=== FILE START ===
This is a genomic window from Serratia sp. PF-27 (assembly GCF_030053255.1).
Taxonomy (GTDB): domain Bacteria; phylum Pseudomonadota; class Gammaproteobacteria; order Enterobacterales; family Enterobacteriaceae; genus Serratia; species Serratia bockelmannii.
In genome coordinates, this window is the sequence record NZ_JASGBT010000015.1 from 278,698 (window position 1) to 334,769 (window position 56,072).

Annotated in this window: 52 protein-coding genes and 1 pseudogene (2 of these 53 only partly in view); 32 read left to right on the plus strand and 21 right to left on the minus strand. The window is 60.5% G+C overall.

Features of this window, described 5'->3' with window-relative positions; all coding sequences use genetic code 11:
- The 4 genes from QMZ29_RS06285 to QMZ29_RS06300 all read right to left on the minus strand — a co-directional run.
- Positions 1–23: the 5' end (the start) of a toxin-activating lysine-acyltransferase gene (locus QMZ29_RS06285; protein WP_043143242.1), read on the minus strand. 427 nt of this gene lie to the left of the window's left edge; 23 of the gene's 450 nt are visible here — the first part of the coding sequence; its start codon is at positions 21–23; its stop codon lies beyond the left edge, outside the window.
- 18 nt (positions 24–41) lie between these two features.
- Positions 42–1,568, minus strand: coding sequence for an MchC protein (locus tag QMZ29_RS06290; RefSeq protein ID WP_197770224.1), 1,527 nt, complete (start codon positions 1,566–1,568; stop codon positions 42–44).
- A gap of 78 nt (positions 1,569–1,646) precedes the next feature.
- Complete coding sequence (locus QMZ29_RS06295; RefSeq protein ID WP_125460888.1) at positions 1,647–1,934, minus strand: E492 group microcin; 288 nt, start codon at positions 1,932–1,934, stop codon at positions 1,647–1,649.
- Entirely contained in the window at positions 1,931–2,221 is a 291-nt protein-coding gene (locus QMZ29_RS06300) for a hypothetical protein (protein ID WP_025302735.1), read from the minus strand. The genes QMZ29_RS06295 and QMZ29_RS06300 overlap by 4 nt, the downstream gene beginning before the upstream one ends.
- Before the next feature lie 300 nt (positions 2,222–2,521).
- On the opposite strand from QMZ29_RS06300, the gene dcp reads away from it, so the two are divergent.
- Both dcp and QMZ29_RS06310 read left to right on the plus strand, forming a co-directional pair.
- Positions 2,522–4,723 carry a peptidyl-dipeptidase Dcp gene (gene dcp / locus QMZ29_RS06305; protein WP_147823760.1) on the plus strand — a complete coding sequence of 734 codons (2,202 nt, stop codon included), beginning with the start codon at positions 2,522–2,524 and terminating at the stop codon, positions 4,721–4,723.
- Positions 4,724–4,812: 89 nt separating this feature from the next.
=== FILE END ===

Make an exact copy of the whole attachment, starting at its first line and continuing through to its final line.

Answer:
This is a genomic window from Serratia sp. PF-27 (assembly GCF_030053255.1).
Taxonomy (GTDB): domain Bacteria; phylum Pseudomonadota; class Gammaproteobacteria; order Enterobacterales; family Enterobacteriaceae; genus Serratia; species Serratia bockelmannii.
In genome coordinates, this window is the sequence record NZ_JASGBT010000015.1 from 278,698 (window position 1) to 334,769 (window position 56,072).

Annotated in this window: 52 protein-coding genes and 1 pseudogene (2 of these 53 only partly in view); 32 read left to right on the plus strand and 21 right to left on the minus strand. The window is 60.5% G+C overall.

Features of this window, described 5'->3' with window-relative positions; all coding sequences use genetic code 11:
- The 4 genes from QMZ29_RS06285 to QMZ29_RS06300 all read right to left on the minus strand — a co-directional run.
- Positions 1–23: the 5' end (the start) of a toxin-activating lysine-acyltransferase gene (locus QMZ29_RS06285; protein WP_043143242.1), read on the minus strand. 427 nt of this gene lie to the left of the window's left edge; 23 of the gene's 450 nt are visible here — the first part of the coding sequence; its start codon is at positions 21–23; its stop codon lies beyond the left edge, outside the window.
- 18 nt (positions 24–41) lie between these two features.
- Positions 42–1,568, minus strand: coding sequence for an MchC protein (locus tag QMZ29_RS06290; RefSeq protein ID WP_197770224.1), 1,527 nt, complete (start codon positions 1,566–1,568; stop codon positions 42–44).
- A gap of 78 nt (positions 1,569–1,646) precedes the next feature.
- Complete coding sequence (locus QMZ29_RS06295; RefSeq protein ID WP_125460888.1) at positions 1,647–1,934, minus strand: E492 group microcin; 288 nt, start codon at positions 1,932–1,934, stop codon at positions 1,647–1,649.
- Entirely contained in the window at positions 1,931–2,221 is a 291-nt protein-coding gene (locus QMZ29_RS06300) for a hypothetical protein (protein ID WP_025302735.1), read from the minus strand. The genes QMZ29_RS06295 and QMZ29_RS06300 overlap by 4 nt, the downstream gene beginning before the upstream one ends.
- Before the next feature lie 300 nt (positions 2,222–2,521).
- On the opposite strand from QMZ29_RS06300, the gene dcp reads away from it, so the two are divergent.
- Both dcp and QMZ29_RS06310 read left to right on the plus strand, forming a co-directional pair.
- Positions 2,522–4,723 carry a peptidyl-dipeptidase Dcp gene (gene dcp / locus QMZ29_RS06305; protein WP_147823760.1) on the plus strand — a complete coding sequence of 734 codons (2,202 nt, stop codon included), beginning with the start codon at positions 2,522–2,524 and terminating at the stop codon, positions 4,721–4,723.
- Positions 4,724–4,812: 89 nt separating this feature from the next.